The Mets called up pitcher P.J. Conlon, making him the first Irish-born MLB player since World War II
While it's a fitting reward for the left-hander with a career 2.68 ERA in the Minor Leagues despite a fastball that sits in the 80s, there is an even bigger reason to be excited: He'll be the first Irish-born player since 1945.
Born in Belfast, Northern Ireland, Conlon "spent the first two years of his life on Rockville Street off the Falls Road. His parents, who had both spent time in America in their youth, eventually decided California's Orange County (ironically enough) offered greater opportunities for their nascent family."
It won't take much for Conlon to top the performance of the last Irish-born ballplayer: That's because the Cork-born Joe Cleary took the mound for the Washington Senators on Aug. 4, 1945 and lasted just 1/3 of an inning while giving up seven runs on five hits and three walks.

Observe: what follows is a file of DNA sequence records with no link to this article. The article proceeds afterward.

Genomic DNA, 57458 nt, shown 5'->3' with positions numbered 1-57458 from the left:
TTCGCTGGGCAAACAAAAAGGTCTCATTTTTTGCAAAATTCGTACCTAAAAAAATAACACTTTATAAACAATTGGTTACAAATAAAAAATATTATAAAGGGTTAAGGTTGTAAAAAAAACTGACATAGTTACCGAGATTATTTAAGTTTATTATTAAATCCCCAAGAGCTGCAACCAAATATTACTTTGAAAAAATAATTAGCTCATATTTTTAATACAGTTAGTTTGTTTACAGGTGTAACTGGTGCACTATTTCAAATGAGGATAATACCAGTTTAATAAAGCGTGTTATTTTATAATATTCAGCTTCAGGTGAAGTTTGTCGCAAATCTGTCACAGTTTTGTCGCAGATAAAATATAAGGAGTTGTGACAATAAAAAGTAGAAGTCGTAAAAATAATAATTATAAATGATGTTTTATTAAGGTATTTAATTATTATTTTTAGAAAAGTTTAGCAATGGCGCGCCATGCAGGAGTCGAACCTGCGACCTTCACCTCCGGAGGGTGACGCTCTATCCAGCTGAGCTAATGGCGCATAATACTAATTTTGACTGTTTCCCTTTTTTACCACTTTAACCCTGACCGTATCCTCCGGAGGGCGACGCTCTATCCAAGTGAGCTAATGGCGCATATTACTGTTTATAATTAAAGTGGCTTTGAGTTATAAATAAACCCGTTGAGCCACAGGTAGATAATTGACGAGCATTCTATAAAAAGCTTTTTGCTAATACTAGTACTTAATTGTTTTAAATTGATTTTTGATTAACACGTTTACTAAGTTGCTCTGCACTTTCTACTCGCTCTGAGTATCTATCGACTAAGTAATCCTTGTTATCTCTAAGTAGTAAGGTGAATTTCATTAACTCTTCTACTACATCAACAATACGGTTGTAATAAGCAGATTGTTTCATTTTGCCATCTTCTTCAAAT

"You know, in the neighborhood bars they kid me," Cleary, who later ran his own bar, told author Brent Kelley before his death in 2004. "I take an awful needlin' about that, that one appearance. The main thing I get kidded about is the earned run average; it's the highest in Major League history, you know. [laughs] But I always say to them, 'I was there.'"
It's odd that the wait has been so long because, despite the three generations between Cleary and today, Conlon will actually be the 49th Irish-born player in the Majors. However, 47 of those played before 1918.
That mirrors the large influx of Irish immigrants in the late 19th and early 20th centuries, who adapted to life in the United States by playing baseball. Perhaps the biggest name is Tommy Bond (born in Granard), who won 234 games and recorded the first ever pitcher's triple crown by leading the league in wins, ERA and strikeouts in 1877. He is still honored by the Irish Baseball League today, with the best pitcher earning the Tommy Bond Award.
Hopefully, with a strong performance by Conlon, we won't have to wait another 73 years for the next Irish ballplayer.